I come from a large family full of mental issues. We have alcoholics, one known suicide, many attempted suicides, at least two schizophrenics, at least two autistics, a whole bunch of drug addicts and some that just haven't been classified but surely need to be. My current adaptive measure is to take care of my daughter, who is autistic, and to ignore the rest of them, because one is about all I have the patience for, realistically. And that includes my nutcase of a mother.
I would like to be understanding. Right now, I am supportive of disabilities that include the autism spectrum and mental retardation, and it's lovely to help folks "be all they can be" and see them start to develop a sense of purpose in life. I am regularly in contact with folks who have all the other issues, as they don't have good support systems and self medicate, and wind up in my ICU with problems that ultimately, hark back to mental illness and their inability to deal with it. All I can do is adapt in how I respond to them, attempt to suspend judgement and try for the barest of behavioral contracts with them: I'll be nice if you be nice, and this is what the rules say, etc.
I will say that I see parallel, but not the same, types of reactions with regard to other chronic, currently incurable conditions and having been smacked in the last year with RA, I can see why nurses don't routinely share their struggles with other nurses. My patients are more understanding of my issues than my coworkers. I don't talk to all of them, but when I start to preach biofeedback, I reference that I have a reason to be concerned about how I personally take pain meds, and this is how I manage and stay away from a narcotic dependency, at least for this year. Most patients love to see a nurse working who is human, who overcomes adversity to help others. It's inspiring.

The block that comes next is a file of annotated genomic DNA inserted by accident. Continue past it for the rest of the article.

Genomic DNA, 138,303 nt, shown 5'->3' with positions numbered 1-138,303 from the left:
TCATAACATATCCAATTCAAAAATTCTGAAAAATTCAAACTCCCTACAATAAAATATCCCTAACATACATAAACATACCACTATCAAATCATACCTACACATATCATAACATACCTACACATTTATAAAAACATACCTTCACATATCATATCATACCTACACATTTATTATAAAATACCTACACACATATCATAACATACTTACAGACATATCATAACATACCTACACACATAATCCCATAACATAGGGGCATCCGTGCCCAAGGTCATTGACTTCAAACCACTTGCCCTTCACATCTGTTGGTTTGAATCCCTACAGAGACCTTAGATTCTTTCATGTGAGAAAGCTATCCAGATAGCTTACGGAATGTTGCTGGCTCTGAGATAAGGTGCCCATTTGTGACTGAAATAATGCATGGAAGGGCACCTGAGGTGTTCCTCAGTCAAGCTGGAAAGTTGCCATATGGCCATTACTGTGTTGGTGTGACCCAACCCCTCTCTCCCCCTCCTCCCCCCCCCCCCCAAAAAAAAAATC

Only once have I heard of a nurse discussing their own mental struggles with a patient, and it's because that coworker shared with me the gist of their conversation after the patient was, later, successful in her quest to leave this life. I don't think that nurse has really processed how to feel about it, and may come back to it time and time again, but that's just my guess. That is where the parallel breaks down; those with MI feel that maybe no one, patient or coworker and likely not even family, will understand the issues. I certainly don't; the closest I've come is a reaction to prednisone and I knew at the time that the effect would be temporary, although it was really interesting. I'm at risk for any of the things that my family has in their history, maybe not schizophrenia or autism since I'm middle-aged and would have been diagnosed or dysfunctional before now, but certainly addiction, depression, those are still things that could come around and visit.